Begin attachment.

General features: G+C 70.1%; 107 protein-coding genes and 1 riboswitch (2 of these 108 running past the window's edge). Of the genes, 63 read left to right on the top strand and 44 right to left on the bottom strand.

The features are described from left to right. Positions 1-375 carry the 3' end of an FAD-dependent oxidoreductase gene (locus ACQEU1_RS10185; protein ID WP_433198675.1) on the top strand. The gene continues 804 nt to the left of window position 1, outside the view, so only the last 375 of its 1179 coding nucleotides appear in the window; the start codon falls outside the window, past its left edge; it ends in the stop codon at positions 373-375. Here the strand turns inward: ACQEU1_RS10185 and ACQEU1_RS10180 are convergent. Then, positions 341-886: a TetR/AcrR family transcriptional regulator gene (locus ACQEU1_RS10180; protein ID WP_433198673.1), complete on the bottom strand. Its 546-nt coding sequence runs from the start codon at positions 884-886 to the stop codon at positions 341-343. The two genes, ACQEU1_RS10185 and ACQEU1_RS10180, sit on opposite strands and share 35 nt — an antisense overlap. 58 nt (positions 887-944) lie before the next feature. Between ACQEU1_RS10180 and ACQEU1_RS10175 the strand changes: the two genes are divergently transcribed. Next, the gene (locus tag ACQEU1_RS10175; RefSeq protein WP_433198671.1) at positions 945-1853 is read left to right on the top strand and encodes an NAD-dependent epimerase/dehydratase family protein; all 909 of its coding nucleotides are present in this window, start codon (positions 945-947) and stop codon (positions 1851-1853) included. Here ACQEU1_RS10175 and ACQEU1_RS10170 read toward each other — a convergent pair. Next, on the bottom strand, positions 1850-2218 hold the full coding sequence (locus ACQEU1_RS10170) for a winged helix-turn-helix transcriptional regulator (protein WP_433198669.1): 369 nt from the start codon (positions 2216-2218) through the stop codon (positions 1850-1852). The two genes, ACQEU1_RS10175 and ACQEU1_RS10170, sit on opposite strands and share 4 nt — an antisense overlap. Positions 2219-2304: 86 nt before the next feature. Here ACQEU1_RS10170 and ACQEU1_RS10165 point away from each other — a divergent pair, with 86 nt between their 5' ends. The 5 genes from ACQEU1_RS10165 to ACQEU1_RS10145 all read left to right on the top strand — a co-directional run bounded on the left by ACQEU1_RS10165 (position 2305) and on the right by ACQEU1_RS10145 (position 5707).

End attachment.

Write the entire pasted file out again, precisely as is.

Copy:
General features: G+C 70.1%; 107 protein-coding genes and 1 riboswitch (2 of these 108 running past the window's edge). Of the genes, 63 read left to right on the top strand and 44 right to left on the bottom strand.

The features are described from left to right. Positions 1-375 carry the 3' end of an FAD-dependent oxidoreductase gene (locus ACQEU1_RS10185; protein ID WP_433198675.1) on the top strand. The gene continues 804 nt to the left of window position 1, outside the view, so only the last 375 of its 1179 coding nucleotides appear in the window; the start codon falls outside the window, past its left edge; it ends in the stop codon at positions 373-375. Here the strand turns inward: ACQEU1_RS10185 and ACQEU1_RS10180 are convergent. Then, positions 341-886: a TetR/AcrR family transcriptional regulator gene (locus ACQEU1_RS10180; protein ID WP_433198673.1), complete on the bottom strand. Its 546-nt coding sequence runs from the start codon at positions 884-886 to the stop codon at positions 341-343. The two genes, ACQEU1_RS10185 and ACQEU1_RS10180, sit on opposite strands and share 35 nt — an antisense overlap. 58 nt (positions 887-944) lie before the next feature. Between ACQEU1_RS10180 and ACQEU1_RS10175 the strand changes: the two genes are divergently transcribed. Next, the gene (locus tag ACQEU1_RS10175; RefSeq protein WP_433198671.1) at positions 945-1853 is read left to right on the top strand and encodes an NAD-dependent epimerase/dehydratase family protein; all 909 of its coding nucleotides are present in this window, start codon (positions 945-947) and stop codon (positions 1851-1853) included. Here ACQEU1_RS10175 and ACQEU1_RS10170 read toward each other — a convergent pair. Next, on the bottom strand, positions 1850-2218 hold the full coding sequence (locus ACQEU1_RS10170) for a winged helix-turn-helix transcriptional regulator (protein WP_433198669.1): 369 nt from the start codon (positions 2216-2218) through the stop codon (positions 1850-1852). The two genes, ACQEU1_RS10175 and ACQEU1_RS10170, sit on opposite strands and share 4 nt — an antisense overlap. Positions 2219-2304: 86 nt before the next feature. Here ACQEU1_RS10170 and ACQEU1_RS10165 point away from each other — a divergent pair, with 86 nt between their 5' ends. The 5 genes from ACQEU1_RS10165 to ACQEU1_RS10145 all read left to right on the top strand — a co-directional run bounded on the left by ACQEU1_RS10165 (position 2305) and on the right by ACQEU1_RS10145 (position 5707).